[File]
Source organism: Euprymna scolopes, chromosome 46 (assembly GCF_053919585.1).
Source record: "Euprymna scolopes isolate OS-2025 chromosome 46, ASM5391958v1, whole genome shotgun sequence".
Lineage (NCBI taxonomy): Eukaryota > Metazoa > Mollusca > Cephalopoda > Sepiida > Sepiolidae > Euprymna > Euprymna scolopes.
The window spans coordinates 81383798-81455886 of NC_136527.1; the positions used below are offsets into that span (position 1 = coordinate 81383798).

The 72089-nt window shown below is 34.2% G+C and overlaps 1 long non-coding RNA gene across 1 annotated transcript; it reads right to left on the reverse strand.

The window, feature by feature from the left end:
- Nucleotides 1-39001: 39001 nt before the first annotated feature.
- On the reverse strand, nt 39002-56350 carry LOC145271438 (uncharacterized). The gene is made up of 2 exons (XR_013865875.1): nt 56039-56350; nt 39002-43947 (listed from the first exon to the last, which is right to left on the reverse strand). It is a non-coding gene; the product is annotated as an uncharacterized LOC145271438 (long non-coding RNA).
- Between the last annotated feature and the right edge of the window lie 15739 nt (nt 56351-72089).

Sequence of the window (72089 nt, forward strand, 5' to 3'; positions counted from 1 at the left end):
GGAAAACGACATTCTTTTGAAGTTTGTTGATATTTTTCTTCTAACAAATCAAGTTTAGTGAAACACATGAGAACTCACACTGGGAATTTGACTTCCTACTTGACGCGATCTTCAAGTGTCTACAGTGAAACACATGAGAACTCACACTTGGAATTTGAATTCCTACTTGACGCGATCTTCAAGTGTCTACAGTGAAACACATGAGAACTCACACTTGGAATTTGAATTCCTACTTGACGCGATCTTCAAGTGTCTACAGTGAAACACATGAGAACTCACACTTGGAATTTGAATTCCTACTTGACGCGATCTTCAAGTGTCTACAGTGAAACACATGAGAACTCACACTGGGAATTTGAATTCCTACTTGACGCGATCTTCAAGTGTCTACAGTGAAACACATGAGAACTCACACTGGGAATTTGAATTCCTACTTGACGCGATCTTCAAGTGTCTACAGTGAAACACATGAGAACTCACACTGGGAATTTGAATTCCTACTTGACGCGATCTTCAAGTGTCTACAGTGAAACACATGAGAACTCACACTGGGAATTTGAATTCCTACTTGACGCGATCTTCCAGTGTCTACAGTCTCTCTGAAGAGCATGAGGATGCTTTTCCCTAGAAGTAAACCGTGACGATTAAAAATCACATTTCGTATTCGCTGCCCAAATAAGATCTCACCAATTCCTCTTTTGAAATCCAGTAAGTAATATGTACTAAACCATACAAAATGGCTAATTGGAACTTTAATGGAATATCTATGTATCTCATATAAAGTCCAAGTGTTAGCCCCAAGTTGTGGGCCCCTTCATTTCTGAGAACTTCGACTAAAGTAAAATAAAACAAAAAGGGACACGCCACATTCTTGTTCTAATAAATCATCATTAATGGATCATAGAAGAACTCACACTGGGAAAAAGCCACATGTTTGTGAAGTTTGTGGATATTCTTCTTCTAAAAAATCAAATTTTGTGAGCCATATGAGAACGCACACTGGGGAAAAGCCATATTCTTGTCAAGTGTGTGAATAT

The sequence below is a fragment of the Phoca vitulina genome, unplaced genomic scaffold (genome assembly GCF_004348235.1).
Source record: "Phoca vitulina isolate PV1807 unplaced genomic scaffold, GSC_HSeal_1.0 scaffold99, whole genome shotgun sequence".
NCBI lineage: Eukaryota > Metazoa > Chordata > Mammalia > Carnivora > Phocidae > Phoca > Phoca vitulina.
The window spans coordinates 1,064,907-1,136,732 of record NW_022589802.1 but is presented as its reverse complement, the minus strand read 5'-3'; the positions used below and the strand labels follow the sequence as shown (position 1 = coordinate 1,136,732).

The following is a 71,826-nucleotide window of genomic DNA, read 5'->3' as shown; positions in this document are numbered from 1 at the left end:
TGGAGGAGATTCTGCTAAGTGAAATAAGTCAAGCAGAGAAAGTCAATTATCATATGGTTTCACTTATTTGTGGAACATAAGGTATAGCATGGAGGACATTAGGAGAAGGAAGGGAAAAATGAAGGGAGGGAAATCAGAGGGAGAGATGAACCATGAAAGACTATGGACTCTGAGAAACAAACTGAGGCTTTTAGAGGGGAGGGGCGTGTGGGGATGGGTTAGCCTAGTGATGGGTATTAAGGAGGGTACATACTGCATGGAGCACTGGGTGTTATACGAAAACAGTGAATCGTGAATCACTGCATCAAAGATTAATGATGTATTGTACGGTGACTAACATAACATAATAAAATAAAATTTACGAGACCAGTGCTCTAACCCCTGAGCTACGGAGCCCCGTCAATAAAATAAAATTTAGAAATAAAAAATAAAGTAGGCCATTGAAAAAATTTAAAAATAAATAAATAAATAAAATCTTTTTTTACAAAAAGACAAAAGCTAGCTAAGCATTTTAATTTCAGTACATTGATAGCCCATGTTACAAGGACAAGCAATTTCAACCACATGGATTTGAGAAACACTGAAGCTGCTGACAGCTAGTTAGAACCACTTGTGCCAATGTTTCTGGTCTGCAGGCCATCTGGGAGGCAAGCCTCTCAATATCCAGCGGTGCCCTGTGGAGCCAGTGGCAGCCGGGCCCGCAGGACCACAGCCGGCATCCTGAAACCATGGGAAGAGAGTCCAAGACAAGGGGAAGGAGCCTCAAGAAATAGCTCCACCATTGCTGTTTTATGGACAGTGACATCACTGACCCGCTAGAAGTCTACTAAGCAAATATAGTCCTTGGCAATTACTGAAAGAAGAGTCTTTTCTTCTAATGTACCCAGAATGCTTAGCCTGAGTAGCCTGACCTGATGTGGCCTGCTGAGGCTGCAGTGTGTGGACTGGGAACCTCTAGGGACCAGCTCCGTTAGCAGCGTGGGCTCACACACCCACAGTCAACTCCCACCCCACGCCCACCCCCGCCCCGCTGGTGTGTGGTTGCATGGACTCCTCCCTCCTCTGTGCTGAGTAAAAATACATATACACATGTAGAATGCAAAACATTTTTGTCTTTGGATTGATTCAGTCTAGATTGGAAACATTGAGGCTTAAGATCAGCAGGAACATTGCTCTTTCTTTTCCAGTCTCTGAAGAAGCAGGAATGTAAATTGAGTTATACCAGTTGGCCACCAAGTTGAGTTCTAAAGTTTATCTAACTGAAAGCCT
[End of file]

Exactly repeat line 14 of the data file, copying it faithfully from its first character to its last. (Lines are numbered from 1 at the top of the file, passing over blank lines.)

NCBI lineage: Eukaryota > Metazoa > Chordata > Mammalia > Carnivora > Phocidae > Phoca > Phoca vitulina.